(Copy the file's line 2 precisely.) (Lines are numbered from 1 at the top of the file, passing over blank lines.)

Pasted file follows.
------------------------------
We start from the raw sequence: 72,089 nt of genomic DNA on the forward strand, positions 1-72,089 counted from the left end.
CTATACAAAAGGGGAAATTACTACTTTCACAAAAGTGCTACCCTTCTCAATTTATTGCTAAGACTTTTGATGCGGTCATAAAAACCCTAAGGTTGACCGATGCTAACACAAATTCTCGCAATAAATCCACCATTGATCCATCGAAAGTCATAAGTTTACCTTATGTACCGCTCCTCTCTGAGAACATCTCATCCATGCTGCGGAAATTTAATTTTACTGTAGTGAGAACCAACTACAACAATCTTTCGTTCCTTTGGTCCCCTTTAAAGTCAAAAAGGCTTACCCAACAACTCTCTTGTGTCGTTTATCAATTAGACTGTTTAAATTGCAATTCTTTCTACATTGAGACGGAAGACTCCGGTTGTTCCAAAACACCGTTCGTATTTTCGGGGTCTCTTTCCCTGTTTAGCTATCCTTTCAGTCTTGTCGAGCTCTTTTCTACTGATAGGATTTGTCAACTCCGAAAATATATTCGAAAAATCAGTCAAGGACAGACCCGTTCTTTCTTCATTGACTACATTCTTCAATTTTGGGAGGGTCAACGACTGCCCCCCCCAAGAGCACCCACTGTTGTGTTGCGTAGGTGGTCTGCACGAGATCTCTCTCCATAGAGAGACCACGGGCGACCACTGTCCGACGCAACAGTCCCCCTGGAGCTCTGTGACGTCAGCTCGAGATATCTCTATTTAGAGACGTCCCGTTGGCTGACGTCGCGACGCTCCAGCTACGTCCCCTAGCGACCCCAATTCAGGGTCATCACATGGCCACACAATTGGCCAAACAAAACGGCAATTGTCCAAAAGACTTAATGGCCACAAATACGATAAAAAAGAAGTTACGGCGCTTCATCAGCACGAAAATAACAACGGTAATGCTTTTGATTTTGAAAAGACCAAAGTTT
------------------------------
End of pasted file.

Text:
CTATACAAAAGGGGAAATTACTACTTTCACAAAAGTGCTACCCTTCTCAATTTATTGCTAAGACTTTTGATGCGGTCATAAAAACCCTAAGGTTGACCGATGCTAACACAAATTCTCGCAATAAATCCACCATTGATCCATCGAAAGTCATAAGTTTACCTTATGTACCGCTCCTCTCTGAGAACATCTCATCCATGCTGCGGAAATTTAATTTTACTGTAGTGAGAACCAACTACAACAATCTTTCGTTCCTTTGGTCCCCTTTAAAGTCAAAAAGGCTTACCCAACAACTCTCTTGTGTCGTTTATCAATTAGACTGTTTAAATTGCAATTCTTTCTACATTGAGACGGAAGACTCCGGTTGTTCCAAAACACCGTTCGTATTTTCGGGGTCTCTTTCCCTGTTTAGCTATCCTTTCAGTCTTGTCGAGCTCTTTTCTACTGATAGGATTTGTCAACTCCGAAAATATATTCGAAAAATCAGTCAAGGACAGACCCGTTCTTTCTTCATTGACTACATTCTTCAATTTTGGGAGGGTCAACGACTGCCCCCCCCAAGAGCACCCACTGTTGTGTTGCGTAGGTGGTCTGCACGAGATCTCTCTCCATAGAGAGACCACGGGCGACCACTGTCCGACGCAACAGTCCCCCTGGAGCTCTGTGACGTCAGCTCGAGATATCTCTATTTAGAGACGTCCCGTTGGCTGACGTCGCGACGCTCCAGCTACGTCCCCTAGCGACCCCAATTCAGGGTCATCACATGGCCACACAATTGGCCAAACAAAACGGCAATTGTCCAAAAGACTTAATGGCCACAAATACGATAAAAAAGAAGTTACGGCGCTTCATCAGCACGAAAATAACAACGGTAATGCTTTTGATTTTGAAAAGACCAAAGTTT